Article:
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Caritas to build new homes for Indonesian cyclone victims

Church's social arm says relief efforts to help survivors of floods that killed scores will continue well into next year

Caritas to build new homes for Indonesian cyclone victims

Volunteers check relief supplies at a coordination post in Larantuka Diocese in East Nusa Tenggara province for those affected by Tropical Cyclone Seroja. (Photo supplied)

Caritas Indonesia (Karina) has announced it will build new homes for survivors of a cyclone that triggered floods and mudslides that killed more than 180 people in an eastern province this month.

The plan by the Catholic Church's social arm is part of continued efforts to help thousands of victims of tropical Cyclone Seroja that struck East Nusa Tenggara province on April 5, Easter Sunday, killing 181 people, injuring many more and damaging thousands of homes. Officials say 47 people are still missing following the disaster.

“The government will officially end its humanitarian aid efforts on May 5, so Karina will work with benefactors and Caritas in Larantuka Diocese to continue assistance, including the construction of homes,” Father Fredy Rante Taruk, Karina’s director, told UCA News.

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He said Karina and Caritas in Larantuka Diocese will also provide cash assistance as well as educational and psycho-social services. 

“The cash will help them to buy household items, house reconstruction tools and other basic needs,” he said.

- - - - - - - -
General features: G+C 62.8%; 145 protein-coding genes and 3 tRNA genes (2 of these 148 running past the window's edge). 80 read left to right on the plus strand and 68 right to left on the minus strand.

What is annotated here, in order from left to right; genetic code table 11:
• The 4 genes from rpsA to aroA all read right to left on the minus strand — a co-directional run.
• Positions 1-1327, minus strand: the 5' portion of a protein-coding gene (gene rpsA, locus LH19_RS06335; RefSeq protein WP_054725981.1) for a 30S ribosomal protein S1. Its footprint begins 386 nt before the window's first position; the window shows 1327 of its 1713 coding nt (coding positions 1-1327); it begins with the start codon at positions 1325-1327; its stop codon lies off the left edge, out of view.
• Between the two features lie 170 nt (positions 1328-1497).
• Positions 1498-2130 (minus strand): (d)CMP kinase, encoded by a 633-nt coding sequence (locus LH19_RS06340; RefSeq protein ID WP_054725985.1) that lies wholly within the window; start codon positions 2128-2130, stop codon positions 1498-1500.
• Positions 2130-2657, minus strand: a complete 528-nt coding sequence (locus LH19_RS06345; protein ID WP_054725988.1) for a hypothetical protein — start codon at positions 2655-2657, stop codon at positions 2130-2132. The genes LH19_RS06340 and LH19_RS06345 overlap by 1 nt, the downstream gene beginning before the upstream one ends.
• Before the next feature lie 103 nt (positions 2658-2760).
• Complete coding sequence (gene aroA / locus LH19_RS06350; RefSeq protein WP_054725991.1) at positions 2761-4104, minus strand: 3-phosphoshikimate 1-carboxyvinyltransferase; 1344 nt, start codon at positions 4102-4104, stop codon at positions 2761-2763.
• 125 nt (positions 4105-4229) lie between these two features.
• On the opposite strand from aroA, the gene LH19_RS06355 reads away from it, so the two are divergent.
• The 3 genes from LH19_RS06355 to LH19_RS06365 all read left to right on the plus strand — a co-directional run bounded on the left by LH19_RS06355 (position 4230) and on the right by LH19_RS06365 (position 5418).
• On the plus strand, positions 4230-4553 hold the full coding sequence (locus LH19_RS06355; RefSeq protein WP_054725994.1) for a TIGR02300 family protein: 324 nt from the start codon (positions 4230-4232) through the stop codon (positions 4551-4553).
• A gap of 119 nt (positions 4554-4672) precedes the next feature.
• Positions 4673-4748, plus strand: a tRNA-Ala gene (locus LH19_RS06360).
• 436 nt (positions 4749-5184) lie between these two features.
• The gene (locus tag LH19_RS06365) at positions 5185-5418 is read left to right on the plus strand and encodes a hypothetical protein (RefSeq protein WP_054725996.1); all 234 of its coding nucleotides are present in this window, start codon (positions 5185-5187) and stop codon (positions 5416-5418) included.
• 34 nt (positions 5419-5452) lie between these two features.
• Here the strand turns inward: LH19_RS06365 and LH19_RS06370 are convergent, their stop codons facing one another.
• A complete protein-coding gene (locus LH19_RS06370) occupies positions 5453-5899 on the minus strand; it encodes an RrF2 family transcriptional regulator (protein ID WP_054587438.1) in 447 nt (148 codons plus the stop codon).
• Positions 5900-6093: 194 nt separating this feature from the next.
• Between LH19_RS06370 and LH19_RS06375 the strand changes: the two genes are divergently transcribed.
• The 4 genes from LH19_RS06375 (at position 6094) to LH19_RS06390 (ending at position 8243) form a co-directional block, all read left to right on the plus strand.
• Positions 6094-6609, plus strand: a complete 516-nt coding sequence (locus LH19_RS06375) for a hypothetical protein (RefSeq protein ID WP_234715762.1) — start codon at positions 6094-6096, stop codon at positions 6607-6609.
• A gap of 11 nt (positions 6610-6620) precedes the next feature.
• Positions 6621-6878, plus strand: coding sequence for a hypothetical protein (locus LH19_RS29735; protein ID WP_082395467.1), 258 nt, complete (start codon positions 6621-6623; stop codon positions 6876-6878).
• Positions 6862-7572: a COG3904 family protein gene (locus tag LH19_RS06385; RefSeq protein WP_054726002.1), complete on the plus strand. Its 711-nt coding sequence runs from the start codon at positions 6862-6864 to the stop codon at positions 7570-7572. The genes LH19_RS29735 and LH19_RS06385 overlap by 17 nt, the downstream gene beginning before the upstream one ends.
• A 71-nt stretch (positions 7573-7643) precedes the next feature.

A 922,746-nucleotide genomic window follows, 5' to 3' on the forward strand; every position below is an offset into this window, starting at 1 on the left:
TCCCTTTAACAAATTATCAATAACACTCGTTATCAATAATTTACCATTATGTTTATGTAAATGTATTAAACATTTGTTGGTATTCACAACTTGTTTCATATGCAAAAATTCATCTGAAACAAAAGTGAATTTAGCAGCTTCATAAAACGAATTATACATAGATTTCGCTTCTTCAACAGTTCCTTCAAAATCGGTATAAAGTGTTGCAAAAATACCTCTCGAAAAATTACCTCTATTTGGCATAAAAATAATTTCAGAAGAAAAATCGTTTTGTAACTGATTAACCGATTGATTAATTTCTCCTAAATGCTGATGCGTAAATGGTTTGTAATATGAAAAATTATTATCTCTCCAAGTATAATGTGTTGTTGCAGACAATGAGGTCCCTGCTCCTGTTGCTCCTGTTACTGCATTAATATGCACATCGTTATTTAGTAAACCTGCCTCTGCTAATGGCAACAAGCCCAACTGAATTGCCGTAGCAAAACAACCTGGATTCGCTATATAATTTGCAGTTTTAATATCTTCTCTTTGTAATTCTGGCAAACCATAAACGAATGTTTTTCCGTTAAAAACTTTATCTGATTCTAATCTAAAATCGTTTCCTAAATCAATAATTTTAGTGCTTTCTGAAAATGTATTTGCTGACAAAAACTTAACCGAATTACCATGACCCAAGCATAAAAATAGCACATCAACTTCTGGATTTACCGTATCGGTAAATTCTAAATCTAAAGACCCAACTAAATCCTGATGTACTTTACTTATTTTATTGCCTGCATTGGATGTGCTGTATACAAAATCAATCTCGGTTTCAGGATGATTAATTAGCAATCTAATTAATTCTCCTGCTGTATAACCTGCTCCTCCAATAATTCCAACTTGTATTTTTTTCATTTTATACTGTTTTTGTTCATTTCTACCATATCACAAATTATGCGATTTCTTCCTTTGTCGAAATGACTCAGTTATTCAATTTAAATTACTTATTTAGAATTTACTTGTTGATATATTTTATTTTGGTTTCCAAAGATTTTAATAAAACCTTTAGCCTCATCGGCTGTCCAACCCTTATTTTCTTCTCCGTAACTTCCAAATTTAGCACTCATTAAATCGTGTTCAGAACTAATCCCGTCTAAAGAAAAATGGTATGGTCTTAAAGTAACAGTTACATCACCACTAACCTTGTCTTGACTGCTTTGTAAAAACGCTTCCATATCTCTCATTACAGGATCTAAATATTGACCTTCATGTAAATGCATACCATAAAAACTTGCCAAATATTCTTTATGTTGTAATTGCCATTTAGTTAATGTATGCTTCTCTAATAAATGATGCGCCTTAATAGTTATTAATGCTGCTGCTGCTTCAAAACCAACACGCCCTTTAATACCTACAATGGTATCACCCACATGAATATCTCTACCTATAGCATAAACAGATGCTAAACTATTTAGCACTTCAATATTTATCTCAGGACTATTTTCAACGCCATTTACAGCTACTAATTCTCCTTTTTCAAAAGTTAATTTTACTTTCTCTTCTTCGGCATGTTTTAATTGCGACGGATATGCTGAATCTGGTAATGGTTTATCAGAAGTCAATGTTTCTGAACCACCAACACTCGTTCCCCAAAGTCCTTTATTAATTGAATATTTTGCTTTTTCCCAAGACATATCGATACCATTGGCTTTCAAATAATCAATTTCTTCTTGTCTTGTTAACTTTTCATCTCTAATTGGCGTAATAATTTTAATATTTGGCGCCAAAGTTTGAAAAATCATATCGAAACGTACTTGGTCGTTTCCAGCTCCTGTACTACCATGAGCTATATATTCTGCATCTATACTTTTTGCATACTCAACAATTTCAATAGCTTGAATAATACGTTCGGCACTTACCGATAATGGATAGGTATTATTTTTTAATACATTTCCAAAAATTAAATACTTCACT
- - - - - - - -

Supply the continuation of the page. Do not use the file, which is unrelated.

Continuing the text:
He said Karina will give up to 1,000,000 rupiah (US$70) a family and help fund, together with other benefactors, rehabilitation and reconstruction programs that will last well into next year. 

We are still distributing foodstuffs and other items to replace what was lost in the flooding

Father Taruk said most of the new homes to be built will be on the islands of Adonara and Lembata, the two worst-hit areas. Of the 181 people who died, 72 were from Adonara, and 67 in Lembata. 

The Karina director did not reveal how many homes his organization would build, only saying the main priority was to help those who lost their homes or those whose houses were badly damaged. 

Meanwhile, the Sant’Egidio Community in Indonesia, a Catholic lay group, has been helping victims in Malaka district since the cyclone struck.

“We are still distributing foodstuffs and other items to replace what was lost in the flooding,” coordinator Eveline Winarko said.

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